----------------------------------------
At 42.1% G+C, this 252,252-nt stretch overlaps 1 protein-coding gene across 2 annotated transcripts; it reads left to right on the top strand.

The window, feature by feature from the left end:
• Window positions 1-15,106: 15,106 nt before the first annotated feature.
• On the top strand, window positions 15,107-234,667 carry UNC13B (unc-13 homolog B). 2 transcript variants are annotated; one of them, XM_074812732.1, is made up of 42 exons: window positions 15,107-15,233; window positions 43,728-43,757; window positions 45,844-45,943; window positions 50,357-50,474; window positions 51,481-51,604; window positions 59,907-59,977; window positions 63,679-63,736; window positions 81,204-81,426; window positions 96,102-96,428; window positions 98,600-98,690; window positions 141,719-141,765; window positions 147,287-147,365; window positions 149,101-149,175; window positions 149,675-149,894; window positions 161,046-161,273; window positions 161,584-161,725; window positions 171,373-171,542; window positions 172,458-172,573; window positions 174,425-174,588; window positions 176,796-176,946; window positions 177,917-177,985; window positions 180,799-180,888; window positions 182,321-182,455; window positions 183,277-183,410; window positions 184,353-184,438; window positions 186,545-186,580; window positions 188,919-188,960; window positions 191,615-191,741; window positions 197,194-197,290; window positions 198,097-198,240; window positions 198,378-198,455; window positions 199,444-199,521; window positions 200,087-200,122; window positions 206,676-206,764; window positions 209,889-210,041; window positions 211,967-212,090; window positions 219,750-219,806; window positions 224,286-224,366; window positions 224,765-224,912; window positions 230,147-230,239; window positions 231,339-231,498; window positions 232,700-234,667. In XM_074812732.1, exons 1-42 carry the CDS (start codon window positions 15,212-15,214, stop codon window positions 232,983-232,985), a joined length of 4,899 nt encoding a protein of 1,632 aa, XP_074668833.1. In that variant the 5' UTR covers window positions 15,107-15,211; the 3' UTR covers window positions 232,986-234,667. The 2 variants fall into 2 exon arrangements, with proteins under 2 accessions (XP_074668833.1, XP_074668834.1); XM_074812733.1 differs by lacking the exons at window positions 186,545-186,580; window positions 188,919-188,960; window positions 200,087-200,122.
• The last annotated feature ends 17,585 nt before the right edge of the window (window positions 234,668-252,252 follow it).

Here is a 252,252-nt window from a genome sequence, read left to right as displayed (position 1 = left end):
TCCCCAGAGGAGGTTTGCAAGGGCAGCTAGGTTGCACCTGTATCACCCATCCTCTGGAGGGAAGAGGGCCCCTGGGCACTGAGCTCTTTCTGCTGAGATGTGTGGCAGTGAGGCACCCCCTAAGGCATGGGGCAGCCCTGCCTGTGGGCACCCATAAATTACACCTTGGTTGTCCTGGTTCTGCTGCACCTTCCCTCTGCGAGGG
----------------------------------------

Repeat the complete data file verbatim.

At 42.1% G+C, this 252,252-nt stretch overlaps 1 protein-coding gene across 2 annotated transcripts; it reads left to right on the top strand.

The window, feature by feature from the left end:
• Window positions 1-15,106: 15,106 nt before the first annotated feature.
• On the top strand, window positions 15,107-234,667 carry UNC13B (unc-13 homolog B). 2 transcript variants are annotated; one of them, XM_074812732.1, is made up of 42 exons: window positions 15,107-15,233; window positions 43,728-43,757; window positions 45,844-45,943; window positions 50,357-50,474; window positions 51,481-51,604; window positions 59,907-59,977; window positions 63,679-63,736; window positions 81,204-81,426; window positions 96,102-96,428; window positions 98,600-98,690; window positions 141,719-141,765; window positions 147,287-147,365; window positions 149,101-149,175; window positions 149,675-149,894; window positions 161,046-161,273; window positions 161,584-161,725; window positions 171,373-171,542; window positions 172,458-172,573; window positions 174,425-174,588; window positions 176,796-176,946; window positions 177,917-177,985; window positions 180,799-180,888; window positions 182,321-182,455; window positions 183,277-183,410; window positions 184,353-184,438; window positions 186,545-186,580; window positions 188,919-188,960; window positions 191,615-191,741; window positions 197,194-197,290; window positions 198,097-198,240; window positions 198,378-198,455; window positions 199,444-199,521; window positions 200,087-200,122; window positions 206,676-206,764; window positions 209,889-210,041; window positions 211,967-212,090; window positions 219,750-219,806; window positions 224,286-224,366; window positions 224,765-224,912; window positions 230,147-230,239; window positions 231,339-231,498; window positions 232,700-234,667. In XM_074812732.1, exons 1-42 carry the CDS (start codon window positions 15,212-15,214, stop codon window positions 232,983-232,985), a joined length of 4,899 nt encoding a protein of 1,632 aa, XP_074668833.1. In that variant the 5' UTR covers window positions 15,107-15,211; the 3' UTR covers window positions 232,986-234,667. The 2 variants fall into 2 exon arrangements, with proteins under 2 accessions (XP_074668833.1, XP_074668834.1); XM_074812733.1 differs by lacking the exons at window positions 186,545-186,580; window positions 188,919-188,960; window positions 200,087-200,122.
• The last annotated feature ends 17,585 nt before the right edge of the window (window positions 234,668-252,252 follow it).

Here is a 252,252-nt window from a genome sequence, read left to right as displayed (position 1 = left end):
TCCCCAGAGGAGGTTTGCAAGGGCAGCTAGGTTGCACCTGTATCACCCATCCTCTGGAGGGAAGAGGGCCCCTGGGCACTGAGCTCTTTCTGCTGAGATGTGTGGCAGTGAGGCACCCCCTAAGGCATGGGGCAGCCCTGCCTGTGGGCACCCATAAATTACACCTTGGTTGTCCTGGTTCTGCTGCACCTTCCCTCTGCGAGGG